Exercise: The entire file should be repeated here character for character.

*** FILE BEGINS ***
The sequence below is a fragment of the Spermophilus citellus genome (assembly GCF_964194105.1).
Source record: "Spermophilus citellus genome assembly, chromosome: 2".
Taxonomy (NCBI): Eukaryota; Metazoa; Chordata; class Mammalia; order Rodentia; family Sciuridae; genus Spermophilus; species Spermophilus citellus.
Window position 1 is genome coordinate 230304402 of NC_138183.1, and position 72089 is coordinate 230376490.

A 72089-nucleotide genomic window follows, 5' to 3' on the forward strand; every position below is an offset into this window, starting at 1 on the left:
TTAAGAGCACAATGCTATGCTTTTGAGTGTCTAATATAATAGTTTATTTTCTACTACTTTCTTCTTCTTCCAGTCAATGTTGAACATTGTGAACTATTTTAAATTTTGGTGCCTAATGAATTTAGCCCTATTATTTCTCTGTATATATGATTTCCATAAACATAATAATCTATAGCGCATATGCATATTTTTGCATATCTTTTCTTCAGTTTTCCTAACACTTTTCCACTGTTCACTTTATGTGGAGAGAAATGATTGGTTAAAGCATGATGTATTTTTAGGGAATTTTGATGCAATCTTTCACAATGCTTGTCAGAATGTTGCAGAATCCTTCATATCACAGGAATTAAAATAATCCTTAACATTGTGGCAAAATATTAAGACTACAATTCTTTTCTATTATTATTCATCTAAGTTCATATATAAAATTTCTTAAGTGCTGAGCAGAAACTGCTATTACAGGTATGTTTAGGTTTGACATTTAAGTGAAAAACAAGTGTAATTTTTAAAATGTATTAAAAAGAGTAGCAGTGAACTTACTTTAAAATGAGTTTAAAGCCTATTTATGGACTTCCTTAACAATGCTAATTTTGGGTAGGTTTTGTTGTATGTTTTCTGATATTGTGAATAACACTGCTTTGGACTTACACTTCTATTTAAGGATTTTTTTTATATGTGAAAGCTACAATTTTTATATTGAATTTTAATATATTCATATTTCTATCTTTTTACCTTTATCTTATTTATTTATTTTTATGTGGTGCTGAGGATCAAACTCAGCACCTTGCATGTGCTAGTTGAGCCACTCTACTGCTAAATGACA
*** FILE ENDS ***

The sequence below is a fragment of the Spermophilus citellus genome (assembly GCF_964194105.1).
Source record: "Spermophilus citellus genome assembly, chromosome: 2".
Taxonomy (NCBI): Eukaryota; Metazoa; Chordata; class Mammalia; order Rodentia; family Sciuridae; genus Spermophilus; species Spermophilus citellus.
Window position 1 is genome coordinate 230304402 of NC_138183.1, and position 72089 is coordinate 230376490.

A 72089-nucleotide genomic window follows, 5' to 3' on the forward strand; every position below is an offset into this window, starting at 1 on the left:
TTAAGAGCACAATGCTATGCTTTTGAGTGTCTAATATAATAGTTTATTTTCTACTACTTTCTTCTTCTTCCAGTCAATGTTGAACATTGTGAACTATTTTAAATTTTGGTGCCTAATGAATTTAGCCCTATTATTTCTCTGTATATATGATTTCCATAAACATAATAATCTATAGCGCATATGCATATTTTTGCATATCTTTTCTTCAGTTTTCCTAACACTTTTCCACTGTTCACTTTATGTGGAGAGAAATGATTGGTTAAAGCATGATGTATTTTTAGGGAATTTTGATGCAATCTTTCACAATGCTTGTCAGAATGTTGCAGAATCCTTCATATCACAGGAATTAAAATAATCCTTAACATTGTGGCAAAATATTAAGACTACAATTCTTTTCTATTATTATTCATCTAAGTTCATATATAAAATTTCTTAAGTGCTGAGCAGAAACTGCTATTACAGGTATGTTTAGGTTTGACATTTAAGTGAAAAACAAGTGTAATTTTTAAAATGTATTAAAAAGAGTAGCAGTGAACTTACTTTAAAATGAGTTTAAAGCCTATTTATGGACTTCCTTAACAATGCTAATTTTGGGTAGGTTTTGTTGTATGTTTTCTGATATTGTGAATAACACTGCTTTGGACTTACACTTCTATTTAAGGATTTTTTTTATATGTGAAAGCTACAATTTTTATATTGAATTTTAATATATTCATATTTCTATCTTTTTACCTTTATCTTATTTATTTATTTTTATGTGGTGCTGAGGATCAAACTCAGCACCTTGCATGTGCTAGTTGAGCCACTCTACTGCTAAATGACA